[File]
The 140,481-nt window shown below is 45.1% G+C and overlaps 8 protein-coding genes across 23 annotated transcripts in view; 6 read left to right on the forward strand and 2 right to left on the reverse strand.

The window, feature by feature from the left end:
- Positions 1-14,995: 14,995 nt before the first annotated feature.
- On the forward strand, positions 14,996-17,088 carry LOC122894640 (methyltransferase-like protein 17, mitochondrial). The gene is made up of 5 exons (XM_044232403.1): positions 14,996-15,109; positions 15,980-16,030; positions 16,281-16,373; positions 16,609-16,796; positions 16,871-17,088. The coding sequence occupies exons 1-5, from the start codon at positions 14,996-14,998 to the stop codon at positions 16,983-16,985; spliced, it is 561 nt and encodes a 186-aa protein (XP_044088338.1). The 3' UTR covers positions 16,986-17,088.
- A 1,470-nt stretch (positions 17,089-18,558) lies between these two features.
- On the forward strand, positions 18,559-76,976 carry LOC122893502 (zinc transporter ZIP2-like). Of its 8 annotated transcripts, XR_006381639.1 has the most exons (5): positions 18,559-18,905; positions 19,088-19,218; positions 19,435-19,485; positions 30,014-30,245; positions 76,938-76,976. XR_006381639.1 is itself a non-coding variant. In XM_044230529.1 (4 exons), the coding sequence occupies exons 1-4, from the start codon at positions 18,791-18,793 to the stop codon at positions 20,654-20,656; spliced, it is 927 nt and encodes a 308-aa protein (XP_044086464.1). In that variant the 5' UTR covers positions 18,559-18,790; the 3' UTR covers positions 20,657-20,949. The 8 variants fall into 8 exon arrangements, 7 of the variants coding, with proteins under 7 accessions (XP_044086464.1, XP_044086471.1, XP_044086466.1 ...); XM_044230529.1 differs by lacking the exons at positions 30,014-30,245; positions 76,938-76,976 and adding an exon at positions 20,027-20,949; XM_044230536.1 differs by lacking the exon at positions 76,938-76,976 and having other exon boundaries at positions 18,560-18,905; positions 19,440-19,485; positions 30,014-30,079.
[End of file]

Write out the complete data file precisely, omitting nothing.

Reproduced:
The 140,481-nt window shown below is 45.1% G+C and overlaps 8 protein-coding genes across 23 annotated transcripts in view; 6 read left to right on the forward strand and 2 right to left on the reverse strand.

The window, feature by feature from the left end:
- Positions 1-14,995: 14,995 nt before the first annotated feature.
- On the forward strand, positions 14,996-17,088 carry LOC122894640 (methyltransferase-like protein 17, mitochondrial). The gene is made up of 5 exons (XM_044232403.1): positions 14,996-15,109; positions 15,980-16,030; positions 16,281-16,373; positions 16,609-16,796; positions 16,871-17,088. The coding sequence occupies exons 1-5, from the start codon at positions 14,996-14,998 to the stop codon at positions 16,983-16,985; spliced, it is 561 nt and encodes a 186-aa protein (XP_044088338.1). The 3' UTR covers positions 16,986-17,088.
- A 1,470-nt stretch (positions 17,089-18,558) lies between these two features.
- On the forward strand, positions 18,559-76,976 carry LOC122893502 (zinc transporter ZIP2-like). Of its 8 annotated transcripts, XR_006381639.1 has the most exons (5): positions 18,559-18,905; positions 19,088-19,218; positions 19,435-19,485; positions 30,014-30,245; positions 76,938-76,976. XR_006381639.1 is itself a non-coding variant. In XM_044230529.1 (4 exons), the coding sequence occupies exons 1-4, from the start codon at positions 18,791-18,793 to the stop codon at positions 20,654-20,656; spliced, it is 927 nt and encodes a 308-aa protein (XP_044086464.1). In that variant the 5' UTR covers positions 18,559-18,790; the 3' UTR covers positions 20,657-20,949. The 8 variants fall into 8 exon arrangements, 7 of the variants coding, with proteins under 7 accessions (XP_044086464.1, XP_044086471.1, XP_044086466.1 ...); XM_044230529.1 differs by lacking the exons at positions 30,014-30,245; positions 76,938-76,976 and adding an exon at positions 20,027-20,949; XM_044230536.1 differs by lacking the exon at positions 76,938-76,976 and having other exon boundaries at positions 18,560-18,905; positions 19,440-19,485; positions 30,014-30,079.